As part of her appeal, McIntyre hired a Rehabilitation Consultant, Kate Schrot, to provide an opinion on McIntyre's employment prospects. Ms. Schrot performed an employability evaluation. Ms. Schrot concluded that McIntyre could engage in certain tasks, such as those that she was seen doing when Marshall surveilled her, but only on an isolated basis. This conclusion did not speak to McIntyre's ability to engage in such activities on an ongoing basis—such as what would be required for full-time work.

Although surveillance shows that McIntyre spent several hours outside her home at a kennel club and shopping, none of her actions were inconsistent with her self-report on daily-living activities. In fact, the surveillance bolsters McIntyre's claim because it showed that she 1) walked with a noticeable limp; 2) only spent a few minutes, generally less than ten, outside working on her garden and yard each day; and 3) did not leave her home after two to three p.m. All of these activities are consistent with McIntyre's disability.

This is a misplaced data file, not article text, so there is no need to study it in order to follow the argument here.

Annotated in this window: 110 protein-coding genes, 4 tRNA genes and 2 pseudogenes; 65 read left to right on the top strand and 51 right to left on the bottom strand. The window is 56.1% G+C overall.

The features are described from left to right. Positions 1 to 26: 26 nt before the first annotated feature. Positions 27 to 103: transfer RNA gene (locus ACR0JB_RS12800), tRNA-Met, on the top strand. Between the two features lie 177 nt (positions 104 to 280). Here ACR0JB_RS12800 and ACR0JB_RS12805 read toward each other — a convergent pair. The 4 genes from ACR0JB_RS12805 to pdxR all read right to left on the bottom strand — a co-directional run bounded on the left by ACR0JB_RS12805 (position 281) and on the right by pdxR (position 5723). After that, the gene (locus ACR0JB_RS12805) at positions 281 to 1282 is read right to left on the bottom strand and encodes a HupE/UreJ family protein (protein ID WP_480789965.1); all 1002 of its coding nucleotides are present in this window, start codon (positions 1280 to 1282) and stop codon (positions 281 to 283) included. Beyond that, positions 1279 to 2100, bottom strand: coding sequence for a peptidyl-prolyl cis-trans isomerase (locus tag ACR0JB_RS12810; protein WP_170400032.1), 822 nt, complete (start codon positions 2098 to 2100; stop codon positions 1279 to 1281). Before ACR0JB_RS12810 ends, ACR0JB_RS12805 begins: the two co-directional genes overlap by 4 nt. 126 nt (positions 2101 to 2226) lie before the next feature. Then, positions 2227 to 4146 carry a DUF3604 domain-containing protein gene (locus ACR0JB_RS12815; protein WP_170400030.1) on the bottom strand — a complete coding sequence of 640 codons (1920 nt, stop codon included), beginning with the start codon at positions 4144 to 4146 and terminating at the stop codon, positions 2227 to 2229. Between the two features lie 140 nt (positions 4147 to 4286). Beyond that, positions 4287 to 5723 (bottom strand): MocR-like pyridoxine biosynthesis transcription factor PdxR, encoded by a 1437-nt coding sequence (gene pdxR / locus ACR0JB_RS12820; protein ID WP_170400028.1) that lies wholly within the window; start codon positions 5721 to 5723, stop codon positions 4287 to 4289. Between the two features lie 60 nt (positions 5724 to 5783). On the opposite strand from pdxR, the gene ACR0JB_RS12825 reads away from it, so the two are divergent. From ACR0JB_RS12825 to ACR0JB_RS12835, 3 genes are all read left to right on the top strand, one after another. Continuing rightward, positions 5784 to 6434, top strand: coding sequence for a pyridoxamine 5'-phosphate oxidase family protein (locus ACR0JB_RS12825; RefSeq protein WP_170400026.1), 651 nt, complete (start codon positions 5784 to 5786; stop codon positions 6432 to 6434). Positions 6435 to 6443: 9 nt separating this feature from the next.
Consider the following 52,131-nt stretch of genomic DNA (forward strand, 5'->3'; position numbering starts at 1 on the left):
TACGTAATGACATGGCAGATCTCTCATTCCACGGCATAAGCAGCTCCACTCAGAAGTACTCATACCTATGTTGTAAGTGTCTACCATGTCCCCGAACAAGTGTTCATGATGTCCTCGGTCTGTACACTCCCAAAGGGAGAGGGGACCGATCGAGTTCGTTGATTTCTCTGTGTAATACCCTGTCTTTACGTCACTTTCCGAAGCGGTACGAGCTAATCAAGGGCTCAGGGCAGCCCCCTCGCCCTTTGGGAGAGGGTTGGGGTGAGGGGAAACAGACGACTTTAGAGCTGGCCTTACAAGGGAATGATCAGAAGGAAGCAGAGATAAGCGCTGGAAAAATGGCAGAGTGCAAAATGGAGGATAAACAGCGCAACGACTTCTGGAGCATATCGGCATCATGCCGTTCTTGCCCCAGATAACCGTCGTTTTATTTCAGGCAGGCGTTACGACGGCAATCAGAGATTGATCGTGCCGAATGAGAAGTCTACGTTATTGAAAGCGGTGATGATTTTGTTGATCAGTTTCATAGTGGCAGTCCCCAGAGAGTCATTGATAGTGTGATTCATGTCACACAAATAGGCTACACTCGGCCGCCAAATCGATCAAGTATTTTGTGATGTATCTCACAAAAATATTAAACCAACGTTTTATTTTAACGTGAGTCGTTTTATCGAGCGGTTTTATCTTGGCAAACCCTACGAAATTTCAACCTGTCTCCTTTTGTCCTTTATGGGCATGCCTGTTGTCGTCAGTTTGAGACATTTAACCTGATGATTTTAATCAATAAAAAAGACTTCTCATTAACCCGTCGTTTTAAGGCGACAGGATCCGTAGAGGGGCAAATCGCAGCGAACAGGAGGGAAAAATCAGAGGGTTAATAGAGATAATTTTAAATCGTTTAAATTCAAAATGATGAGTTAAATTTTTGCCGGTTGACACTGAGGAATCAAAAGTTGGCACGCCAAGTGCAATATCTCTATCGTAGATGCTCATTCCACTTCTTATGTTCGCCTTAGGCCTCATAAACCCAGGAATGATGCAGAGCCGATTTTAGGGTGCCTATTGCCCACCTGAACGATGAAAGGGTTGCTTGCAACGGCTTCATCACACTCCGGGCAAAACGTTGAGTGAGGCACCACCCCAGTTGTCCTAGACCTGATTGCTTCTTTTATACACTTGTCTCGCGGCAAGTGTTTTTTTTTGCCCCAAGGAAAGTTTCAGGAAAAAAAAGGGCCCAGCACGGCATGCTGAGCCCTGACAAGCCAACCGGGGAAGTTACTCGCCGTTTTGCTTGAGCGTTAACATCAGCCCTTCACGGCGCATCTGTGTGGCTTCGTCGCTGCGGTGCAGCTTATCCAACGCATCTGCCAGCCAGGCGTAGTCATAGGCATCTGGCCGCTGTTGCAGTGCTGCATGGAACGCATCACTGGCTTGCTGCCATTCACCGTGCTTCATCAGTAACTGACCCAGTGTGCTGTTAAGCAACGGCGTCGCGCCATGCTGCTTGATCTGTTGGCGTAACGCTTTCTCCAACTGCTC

Because the surveillance videos support McIntyre's claim for long term disability benefits, Dr. Bushara's opinion is the only evidence supporting termination of benefits. Dr. Bushara's opinion is not sufficient to support termination of benefits. Dr. Bushara noted that McIntyre was taking Tramadol and Gabapentin for pain and that they could cause drowsiness and fatigue. Dr. Bushara further noted that McIntyre had previously reported pain, and that one of her diagnoses was chronic pain. He also stated that "[b]ased on the medical records reviewed as well as today's examination, there are medical data to substantiate the subjective complaints [of chronic pain] as of January 18, 2016. As stated earlier, Charcot-Marie-Tooth is a progressive syndrome with worsening of symptoms over time." (Ex. 26F at 14.) Despite all this evidence that McIntyre suffered from extraordinary pain that affected her concentration and limited her ability to work on a full-time basis, Dr. Bushara came to the conclusion that McIntyre could work full time in a sedentary position without ever analyzing how McIntyre's pain would affect such work. This failure to connect the dots weighs heavily against the reasonableness of using Dr. Bushara's report to determine eligibility for benefits.